For Whom the Bell Tolls: It Tolls for the Dead we Honor this Weekend

Friends of Padre Steve’s World,

The Poet John Donne wrote:

No man is an island,

Entire of itself.

Each is a piece of the continent,

A part of the main.

If a clod be washed away by the sea,

Europe is the less.

As well as if a promontory were.

As well as if a manor of thine own

Or of thine friend’s were.

Each man’s death diminishes me,

For I am involved in mankind.

Therefore, send not to know

For whom the bell tolls,

It tolls for thee.

Today my base remembered the 94 men and women who deployed from here after September 11th 2001 who did not return. My role was purely advisory this year, unlike past years where I have been deeply involved in the service. The chaplain I assigned to coordinate this ceremony in conjunction with our base command triad, our Public Affairs Officer, and the tenant units did a remarkable job. Chaplain Charlie Mallie did a hell of a job herding cats and pulling off a flawless ceremony. I know, because nearly every day for the last two weeks I went to his office and let him vent. Honestly, I think he did better than I did the last two years.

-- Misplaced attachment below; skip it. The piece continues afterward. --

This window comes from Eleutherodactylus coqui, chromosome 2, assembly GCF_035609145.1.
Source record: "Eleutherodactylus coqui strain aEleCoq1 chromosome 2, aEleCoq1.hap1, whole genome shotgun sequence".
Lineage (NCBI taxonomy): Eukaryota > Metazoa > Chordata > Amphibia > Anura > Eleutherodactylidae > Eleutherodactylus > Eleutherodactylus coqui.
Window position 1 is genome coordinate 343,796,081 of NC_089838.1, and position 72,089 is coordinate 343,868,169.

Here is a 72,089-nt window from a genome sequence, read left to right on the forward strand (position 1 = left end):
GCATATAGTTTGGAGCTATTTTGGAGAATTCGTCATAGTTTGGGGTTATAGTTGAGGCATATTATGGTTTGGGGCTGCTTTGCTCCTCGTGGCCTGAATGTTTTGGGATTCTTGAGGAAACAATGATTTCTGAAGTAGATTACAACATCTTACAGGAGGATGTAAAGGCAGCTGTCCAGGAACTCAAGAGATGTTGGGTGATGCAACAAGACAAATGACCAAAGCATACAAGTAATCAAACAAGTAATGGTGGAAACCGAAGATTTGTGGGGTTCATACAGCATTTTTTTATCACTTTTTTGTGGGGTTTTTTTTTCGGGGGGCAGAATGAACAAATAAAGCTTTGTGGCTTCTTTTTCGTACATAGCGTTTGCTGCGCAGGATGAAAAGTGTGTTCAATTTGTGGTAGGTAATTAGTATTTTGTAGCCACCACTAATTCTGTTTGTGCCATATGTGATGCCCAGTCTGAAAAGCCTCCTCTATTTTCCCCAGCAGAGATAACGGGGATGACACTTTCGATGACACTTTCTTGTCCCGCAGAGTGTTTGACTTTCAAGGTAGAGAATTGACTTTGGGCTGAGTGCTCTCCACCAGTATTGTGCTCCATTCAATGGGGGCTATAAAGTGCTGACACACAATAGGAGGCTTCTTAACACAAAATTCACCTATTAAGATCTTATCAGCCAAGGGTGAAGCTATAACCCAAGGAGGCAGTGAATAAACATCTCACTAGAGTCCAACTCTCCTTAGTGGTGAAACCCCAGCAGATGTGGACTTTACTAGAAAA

Our ceremony involved tolling the bell for each of the 94 men and women as their names were read and their pictures shown. I knew, served, or trained with a decent number of these men and women. As I remembered them, I remembered other comrades who have sacrificed their lives in this forever war, and those who died of wounds or ended their lives after returning from war. Those names and faces are forever with me. They are my brothers and sisters.

It is hard to believe that I had been in the military 20 years when it began. I have a nephew who is within a few weeks of graduating from Marine Corps boot camp who was less than a year old when it began. He’s a hard charger, I got a letter from him today, he is so motivated to excel, he wants to be the best. He’ll be a great Marine and I am proud of him. I can see the growth in him since he first reported. I only pray that any future Commander in Chief will be worthy of him, obviously the current one won’t, and I pray that Trump will not send us into even worse wars, wars that my nephew might might have to fight, and could conceivably be kept on active duty to support. I don’t have to walk well to make notifications to families.